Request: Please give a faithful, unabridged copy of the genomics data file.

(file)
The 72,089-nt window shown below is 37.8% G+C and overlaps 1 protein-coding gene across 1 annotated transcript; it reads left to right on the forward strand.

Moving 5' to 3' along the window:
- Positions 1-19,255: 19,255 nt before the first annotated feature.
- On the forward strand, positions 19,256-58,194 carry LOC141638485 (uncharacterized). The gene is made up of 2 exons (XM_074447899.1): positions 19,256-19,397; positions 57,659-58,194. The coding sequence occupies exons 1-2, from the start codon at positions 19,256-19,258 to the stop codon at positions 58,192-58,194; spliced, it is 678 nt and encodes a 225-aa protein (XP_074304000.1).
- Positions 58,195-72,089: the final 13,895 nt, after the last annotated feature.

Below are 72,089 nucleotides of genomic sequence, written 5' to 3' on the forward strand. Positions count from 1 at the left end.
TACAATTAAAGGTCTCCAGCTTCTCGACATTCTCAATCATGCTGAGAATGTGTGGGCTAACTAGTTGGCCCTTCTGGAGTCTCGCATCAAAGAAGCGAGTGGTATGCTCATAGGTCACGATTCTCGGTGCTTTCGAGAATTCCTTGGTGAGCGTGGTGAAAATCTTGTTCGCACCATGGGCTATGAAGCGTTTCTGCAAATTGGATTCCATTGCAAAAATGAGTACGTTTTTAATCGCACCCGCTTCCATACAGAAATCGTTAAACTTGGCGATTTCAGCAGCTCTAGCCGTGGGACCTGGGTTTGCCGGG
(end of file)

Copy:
The 72,089-nt window shown below is 37.8% G+C and overlaps 1 protein-coding gene across 1 annotated transcript; it reads left to right on the forward strand.

Moving 5' to 3' along the window:
- Positions 1-19,255: 19,255 nt before the first annotated feature.
- On the forward strand, positions 19,256-58,194 carry LOC141638485 (uncharacterized). The gene is made up of 2 exons (XM_074447899.1): positions 19,256-19,397; positions 57,659-58,194. The coding sequence occupies exons 1-2, from the start codon at positions 19,256-19,258 to the stop codon at positions 58,192-58,194; spliced, it is 678 nt and encodes a 225-aa protein (XP_074304000.1).
- Positions 58,195-72,089: the final 13,895 nt, after the last annotated feature.

Below are 72,089 nucleotides of genomic sequence, written 5' to 3' on the forward strand. Positions count from 1 at the left end.
TACAATTAAAGGTCTCCAGCTTCTCGACATTCTCAATCATGCTGAGAATGTGTGGGCTAACTAGTTGGCCCTTCTGGAGTCTCGCATCAAAGAAGCGAGTGGTATGCTCATAGGTCACGATTCTCGGTGCTTTCGAGAATTCCTTGGTGAGCGTGGTGAAAATCTTGTTCGCACCATGGGCTATGAAGCGTTTCTGCAAATTGGATTCCATTGCAAAAATGAGTACGTTTTTAATCGCACCCGCTTCCATACAGAAATCGTTAAACTTGGCGATTTCAGCAGCTCTAGCCGTGGGACCTGGGTTTGCCGGG